Mobile malware statistics and trends in 2020

Coming soon to a small screen near you – “Mobile Malware in 2020 – Is No Mobile Phone Safe?” That sounds like a cheesy horror movie, doesn’t it? Unfortunately, this is not a movie that’s fun to pick to pieces, it’s the real world.

In fact, statistics show that there are more than 350,000 pieces of new malware daily.

While the overall number of types of malware has decreased in total, there are still millions of potent viruses out there. And this year we can expect a more determined assault on our mobile devices.

Why? It’s simple – who doesn’t have a good antivirus program installed on their computers? Most of us do, and most of us know that we must let it update daily. That minimizes the chances of malware getting a strong foothold.

But what about our mobile phones? Mobile phones are a very attractive target. Considering the wide range of devices out there and the number of manufacturers, mobile phones can be an easy score.

Why? Your larger brands, like Samsung and Apple, have highly developed security protocols. Not all manufacturers offer the same level of protection, though. Whereas Apple, for example, makes updating software mandatory, Android devices generally leave updating up to the user.

This makes it possible for users to miss vital security patches and updates. It also makes mobile phones an easier target for hackers.

In this post, we’ll look over what mobile malware threats we can expect in 2020.

Expect more aggressive attacks

2019 was a bumper year for mobile devices and malware. Phobos ransomware struck fear into the hearts of security experts across the globe. We also saw some particularly nasty malware like Adame and CMD.

Buckle up; this year’s going to get even bumpier as hackers start to turn their focus to mobile phones. We’ll see an increase in the number of ransomware attacks and far more aggressive malware coming through.

Expect a new Cold War

The tech race between China and the United States has reached a fever pitch. That, Combined with the current trade wars, is creating a recipe for hacker mayhem.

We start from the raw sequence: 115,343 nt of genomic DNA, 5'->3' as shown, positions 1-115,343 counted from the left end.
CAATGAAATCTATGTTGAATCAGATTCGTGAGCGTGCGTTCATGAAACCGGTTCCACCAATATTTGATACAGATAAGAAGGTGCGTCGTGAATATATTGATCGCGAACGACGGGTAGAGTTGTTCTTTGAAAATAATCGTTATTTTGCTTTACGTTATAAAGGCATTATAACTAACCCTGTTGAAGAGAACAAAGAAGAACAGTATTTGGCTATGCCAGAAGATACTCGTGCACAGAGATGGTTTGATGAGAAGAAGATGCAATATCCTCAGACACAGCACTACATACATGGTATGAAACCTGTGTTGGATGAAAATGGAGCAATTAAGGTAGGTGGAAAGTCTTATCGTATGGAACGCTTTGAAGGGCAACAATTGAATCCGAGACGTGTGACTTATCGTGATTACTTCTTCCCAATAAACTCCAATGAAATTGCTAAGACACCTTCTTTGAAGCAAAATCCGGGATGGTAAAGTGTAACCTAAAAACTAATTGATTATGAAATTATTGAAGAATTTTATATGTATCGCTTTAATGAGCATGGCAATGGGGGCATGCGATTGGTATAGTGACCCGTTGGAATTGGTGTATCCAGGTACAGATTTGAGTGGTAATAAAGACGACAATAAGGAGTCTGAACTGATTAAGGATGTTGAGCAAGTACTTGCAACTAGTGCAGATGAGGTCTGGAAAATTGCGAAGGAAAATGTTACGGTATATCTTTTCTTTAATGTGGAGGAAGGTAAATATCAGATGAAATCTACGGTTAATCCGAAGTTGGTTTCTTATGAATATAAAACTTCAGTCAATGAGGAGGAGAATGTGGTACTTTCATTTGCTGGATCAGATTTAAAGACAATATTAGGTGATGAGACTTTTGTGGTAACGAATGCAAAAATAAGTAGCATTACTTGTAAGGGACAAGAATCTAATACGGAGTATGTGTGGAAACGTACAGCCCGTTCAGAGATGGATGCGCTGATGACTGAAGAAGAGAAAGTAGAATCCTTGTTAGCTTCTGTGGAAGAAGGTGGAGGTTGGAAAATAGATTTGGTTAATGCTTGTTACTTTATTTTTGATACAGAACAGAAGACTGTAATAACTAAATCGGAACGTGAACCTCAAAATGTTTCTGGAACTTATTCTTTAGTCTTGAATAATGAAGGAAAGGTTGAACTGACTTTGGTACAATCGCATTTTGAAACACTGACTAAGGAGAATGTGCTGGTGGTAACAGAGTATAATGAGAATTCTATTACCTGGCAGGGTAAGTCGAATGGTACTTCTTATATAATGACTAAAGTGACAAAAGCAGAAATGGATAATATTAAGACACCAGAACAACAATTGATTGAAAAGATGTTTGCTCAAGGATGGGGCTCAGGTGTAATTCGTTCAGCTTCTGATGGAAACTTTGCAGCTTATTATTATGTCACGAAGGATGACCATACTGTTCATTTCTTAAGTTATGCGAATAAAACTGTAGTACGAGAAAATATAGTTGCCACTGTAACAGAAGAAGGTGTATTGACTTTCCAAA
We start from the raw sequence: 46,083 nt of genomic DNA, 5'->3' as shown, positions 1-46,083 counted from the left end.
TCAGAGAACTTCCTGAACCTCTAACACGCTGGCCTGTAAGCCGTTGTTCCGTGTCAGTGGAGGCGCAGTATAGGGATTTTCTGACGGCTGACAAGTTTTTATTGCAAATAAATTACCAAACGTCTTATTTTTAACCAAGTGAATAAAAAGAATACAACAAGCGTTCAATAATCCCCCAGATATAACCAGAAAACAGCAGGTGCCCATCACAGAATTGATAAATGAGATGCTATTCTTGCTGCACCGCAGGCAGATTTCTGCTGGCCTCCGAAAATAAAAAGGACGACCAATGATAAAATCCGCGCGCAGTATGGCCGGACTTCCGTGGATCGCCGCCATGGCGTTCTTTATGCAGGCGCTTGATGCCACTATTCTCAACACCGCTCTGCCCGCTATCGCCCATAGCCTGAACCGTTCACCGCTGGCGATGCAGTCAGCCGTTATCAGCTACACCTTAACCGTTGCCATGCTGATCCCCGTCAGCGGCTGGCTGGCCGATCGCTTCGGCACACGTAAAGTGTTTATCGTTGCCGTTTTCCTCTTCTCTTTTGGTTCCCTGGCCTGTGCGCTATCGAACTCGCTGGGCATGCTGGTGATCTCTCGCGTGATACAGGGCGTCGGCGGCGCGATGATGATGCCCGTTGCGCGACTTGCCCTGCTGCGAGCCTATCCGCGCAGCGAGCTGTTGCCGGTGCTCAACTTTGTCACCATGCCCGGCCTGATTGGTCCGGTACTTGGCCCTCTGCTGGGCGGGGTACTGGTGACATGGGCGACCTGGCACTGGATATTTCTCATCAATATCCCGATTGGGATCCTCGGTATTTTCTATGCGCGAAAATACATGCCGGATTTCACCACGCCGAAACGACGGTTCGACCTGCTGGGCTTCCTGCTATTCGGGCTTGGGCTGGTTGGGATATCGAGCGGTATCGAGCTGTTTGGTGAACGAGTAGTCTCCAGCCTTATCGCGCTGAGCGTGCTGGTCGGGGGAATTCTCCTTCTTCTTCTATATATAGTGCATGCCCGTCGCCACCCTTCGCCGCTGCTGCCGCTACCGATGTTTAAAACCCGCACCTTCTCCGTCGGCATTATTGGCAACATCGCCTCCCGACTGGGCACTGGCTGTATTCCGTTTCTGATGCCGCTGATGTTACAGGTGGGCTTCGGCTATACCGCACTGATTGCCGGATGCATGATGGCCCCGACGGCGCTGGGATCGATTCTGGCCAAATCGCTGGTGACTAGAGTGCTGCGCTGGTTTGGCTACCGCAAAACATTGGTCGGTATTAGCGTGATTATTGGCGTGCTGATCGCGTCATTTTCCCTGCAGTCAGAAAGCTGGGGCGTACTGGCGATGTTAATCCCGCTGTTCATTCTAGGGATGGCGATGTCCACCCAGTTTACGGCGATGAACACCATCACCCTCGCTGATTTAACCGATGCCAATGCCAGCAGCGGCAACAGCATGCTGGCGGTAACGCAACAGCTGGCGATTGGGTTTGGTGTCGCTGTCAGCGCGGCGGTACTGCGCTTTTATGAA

Expect to see attacks launched by both sides with the aim of damaging the other country’s progress.

Hackers are using Fake News

Everyone loves a good story. Who can resist sharing the latest Coronavirus statistics, for example? Fake news travels at the speed of light and hackers are taking advantage of this. Now’s a good time to kick your habit of debunking fake news stories.

Hackers may embed malware into these stories, and the websites they link to. This isn’t a new tactic, but it’s one that’s becoming increasingly popular as people are starting to take cybercrime more seriously. This year we expect a lot of fake news about big corporations with hackers leveraging brand power to spread malware.

Mobile banking malware is increasing

We’re seeing a lot more targeted attacks now. Mobile banking malware attacks increased by 58% in 2019, and there’s no sign of them slowing down. These attacks are aimed at stealing money from accounts but are increasingly able to be used as a way to steal other credentials too. What’s particularly frightening is that these attacks can overcome some forms of two-factor authentication.

Protecting yourself going forward

Ransomware is the largest mobile malware attack threat going forward. That said, we could probably all take better steps towards securing our phones. Here’s where you can start:

Be careful about the “news” sites and stories that you click on. It’s safest to stick to reputable news sites like the BBC, Al Jazeera, and CNN. You can also go through to a site like Snopes to verify the validity of the story. If in doubt, skip the story and don’t share it.

Make sure that your phone software is completely up to date. Set automatic updates if possible. Do the same with the apps that you use regularly. They could also contain bugs that need patching later.

Encrypt the data on your phone. Don’t mod your phone. This, again, is where Apple has an advantage over Android. Android allows you to make changes to the operating system of your phone. Apple doesn’t. Don’t modify your phone’s OS unless you know what you’re doing. You could be opening up an avenue of attack for malware.

Back your data up. That way, if your phone is locked because of ransomware, you have access to the information that you need. It’s also not a bad idea to set money aside in case of an attack. That way you can pay the ransom or replace the phone easily.

Consider multi-factor authentication and use biometric authentication where possible. It could also help to have the authentication keys sent to an email address that’s not accessible from your phone. It’s a pain, but it helps if your phone is cloned or the sim is swapped.

Stop downloading apps. By that, we mean all apps. If you don’t know the company creating the app directly, don’t download the app. Apps often contain malware. Clever hackers create a “clean” app and then download malware in the form of updates.

Final notes

Cybercrime is a rampant industry. There are many threats out there. 2020 is the year that we need to start learning more about protecting against mobile malware.


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